37. The Book of Ballads by Charles Vess and various authors - This book's TOC is like a who's who of 1990s fantasy authors. You have Emma Bull, Neil Gaiman, Charles de Lint and Jane Yolen. And yet, I find that I am sick of Charles Vess. His cross cut art is so twee and full of small nose clones. What makes it worse is the fact that while ballads may be great stories, they are only great stories because someone sings them. It's not enough to take them and put them in literary format, draw pictures and call it a day. Also the authors might be trying to expand on them (some are. Others just leave the words there and let Vess illustrate) but never enough to flesh them out. As much as we find ballads fascinating we like a lot of songs as stories and no one wants to see an illustrated version of Darling Nikki either (ok I want to see an illustrated version of Darling Nikki).

38. The Black Dragon by Chris Claremont and John Bolton - I looked up John Bolton and saw that he illustrated the first Book of Magic in the Neil Gaiman mini-series. I didn't mind him in that one, but Bolton needs color to really express himself. Or to properly express himself. With black and white, his stuff just gets all shadowy and dark and while this is a comic about a dude who is a gargoyle/dragon and somehow also the soul of Britain and if only his best friend would stop turning him into the gargoyle thing he would be much better at things. But this is Chris Claremont and the cheesiness of the book can only be that much more cheesy. The plot is based on flat characters being all moody and conspiracy doing. Also Britain. And Robin Hood. Because why the fuck not?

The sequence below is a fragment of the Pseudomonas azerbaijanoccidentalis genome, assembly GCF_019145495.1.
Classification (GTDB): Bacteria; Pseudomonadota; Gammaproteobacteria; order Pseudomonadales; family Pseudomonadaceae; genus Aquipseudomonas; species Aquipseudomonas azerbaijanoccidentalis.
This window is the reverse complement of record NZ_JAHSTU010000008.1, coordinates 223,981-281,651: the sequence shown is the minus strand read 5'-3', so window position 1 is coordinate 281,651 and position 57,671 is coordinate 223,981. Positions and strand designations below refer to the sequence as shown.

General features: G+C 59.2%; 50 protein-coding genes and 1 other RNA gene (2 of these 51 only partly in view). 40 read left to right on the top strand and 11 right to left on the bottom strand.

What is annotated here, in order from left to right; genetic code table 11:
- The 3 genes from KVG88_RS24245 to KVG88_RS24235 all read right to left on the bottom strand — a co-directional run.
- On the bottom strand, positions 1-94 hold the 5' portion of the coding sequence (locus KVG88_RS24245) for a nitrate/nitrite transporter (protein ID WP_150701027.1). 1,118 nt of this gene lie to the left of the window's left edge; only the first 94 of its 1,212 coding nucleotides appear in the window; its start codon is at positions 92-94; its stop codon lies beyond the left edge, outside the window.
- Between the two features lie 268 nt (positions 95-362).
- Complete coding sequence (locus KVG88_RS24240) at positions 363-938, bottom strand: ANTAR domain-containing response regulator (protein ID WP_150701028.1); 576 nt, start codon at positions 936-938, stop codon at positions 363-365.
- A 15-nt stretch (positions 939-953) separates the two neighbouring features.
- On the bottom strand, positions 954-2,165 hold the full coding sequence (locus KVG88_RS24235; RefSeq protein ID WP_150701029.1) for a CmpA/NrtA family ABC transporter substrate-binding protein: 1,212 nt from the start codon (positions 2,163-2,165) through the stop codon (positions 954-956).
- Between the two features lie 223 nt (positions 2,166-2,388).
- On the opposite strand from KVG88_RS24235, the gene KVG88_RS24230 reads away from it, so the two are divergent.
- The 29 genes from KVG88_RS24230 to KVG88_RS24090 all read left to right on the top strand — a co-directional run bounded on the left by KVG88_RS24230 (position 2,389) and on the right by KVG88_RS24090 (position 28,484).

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Tim Lieder

September 2017